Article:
Album reviews: Wajatta and Takeleave provide beats and pieces

Shane Johnson takes a look (and listen) at two recent electronic full-lengths.
Album reviews: Wajatta and Takeleave provide beats and pieces

Shane Johnson takes a look (and listen) at two recent electronic full-lengths.

Wajatta - 'Don’t Let Get You Down'


Wajatta is the unlikely pairing of comedian, beat-boxer and all round renaissance man, Reggie Watts, and techno stalwart John Tejada. Following a solid debut in 2018, the LA duo fully hit their stride on this second album with a refreshing blast of slick house grooves and playful vocals.

Opening track ‘Renegades’ points the way with a warm percussive vibe and catchy scat chorus reminiscent of New Jersey garage greats Blaze. Watts’s controlled vocals range impressively across the 11 songs, from a tight, soulful baritone to a soaring falsetto that would do Ten City’s Byron Stingly proud. He floats into lighter pop territory on occasion but Tejada’s earthy production consistently provides heft and balance.

The uptempo pace drops on a couple of numbers, notably the lovely, layered ‘January’, but this is very much a dance floor album and it closes strongly with the effervescent, loose-limbed stomp of ‘All I Need Is You’.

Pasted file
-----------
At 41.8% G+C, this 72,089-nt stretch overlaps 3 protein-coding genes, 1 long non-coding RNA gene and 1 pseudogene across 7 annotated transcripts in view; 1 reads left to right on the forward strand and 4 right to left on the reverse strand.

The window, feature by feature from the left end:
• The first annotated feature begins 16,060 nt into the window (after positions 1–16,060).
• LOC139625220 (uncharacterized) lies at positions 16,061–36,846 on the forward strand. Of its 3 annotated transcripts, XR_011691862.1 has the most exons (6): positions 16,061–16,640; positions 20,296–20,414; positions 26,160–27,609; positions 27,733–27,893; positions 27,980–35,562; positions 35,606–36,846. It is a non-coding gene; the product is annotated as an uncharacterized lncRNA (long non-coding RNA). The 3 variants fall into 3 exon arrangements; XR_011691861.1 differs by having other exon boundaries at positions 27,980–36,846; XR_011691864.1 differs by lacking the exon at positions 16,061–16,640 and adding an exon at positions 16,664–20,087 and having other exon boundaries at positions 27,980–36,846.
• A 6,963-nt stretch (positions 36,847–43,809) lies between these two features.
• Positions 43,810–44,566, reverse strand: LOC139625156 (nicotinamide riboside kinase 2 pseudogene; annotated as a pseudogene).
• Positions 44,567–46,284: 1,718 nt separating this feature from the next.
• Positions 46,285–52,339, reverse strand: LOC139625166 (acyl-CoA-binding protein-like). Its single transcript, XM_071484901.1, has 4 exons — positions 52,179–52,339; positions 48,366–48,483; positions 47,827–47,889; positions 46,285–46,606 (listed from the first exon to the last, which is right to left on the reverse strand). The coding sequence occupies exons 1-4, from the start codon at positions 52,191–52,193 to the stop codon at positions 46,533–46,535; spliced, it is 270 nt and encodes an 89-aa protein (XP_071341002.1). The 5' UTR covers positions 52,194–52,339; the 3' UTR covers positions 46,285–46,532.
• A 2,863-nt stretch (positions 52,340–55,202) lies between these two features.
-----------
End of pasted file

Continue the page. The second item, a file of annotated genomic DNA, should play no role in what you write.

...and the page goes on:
Takeleave - Belonging


With a background as a guitarist and DJ, Berlin-based Takeleave blends elements of both disciplines to fine effect on his accomplished second album.

The sound is warm and dense, the mood dream-like, and his intricate programming and playing contrast with loose arrangements that seem to emerge and transform organically.

The clean guitar lines of ‘Petichor’ gather around a solid kick drum for a couple of minutes, then collapse into a pleasing tangle of notes and abstract chords.

It’s very much a start-to-finish record that rewards repeated listens but there are groups of tracks that clearly belong together. The lurching hip hop beat and almost subliminal vocal hook of ‘Soulfood’ lead naturally into the spiralling layers of guitar on the album’s emotional highlight, ‘Lucid’.

Clocking in at less than thirty minutes, the album’s brevity becomes another strength, leaving the listener hungry for more.

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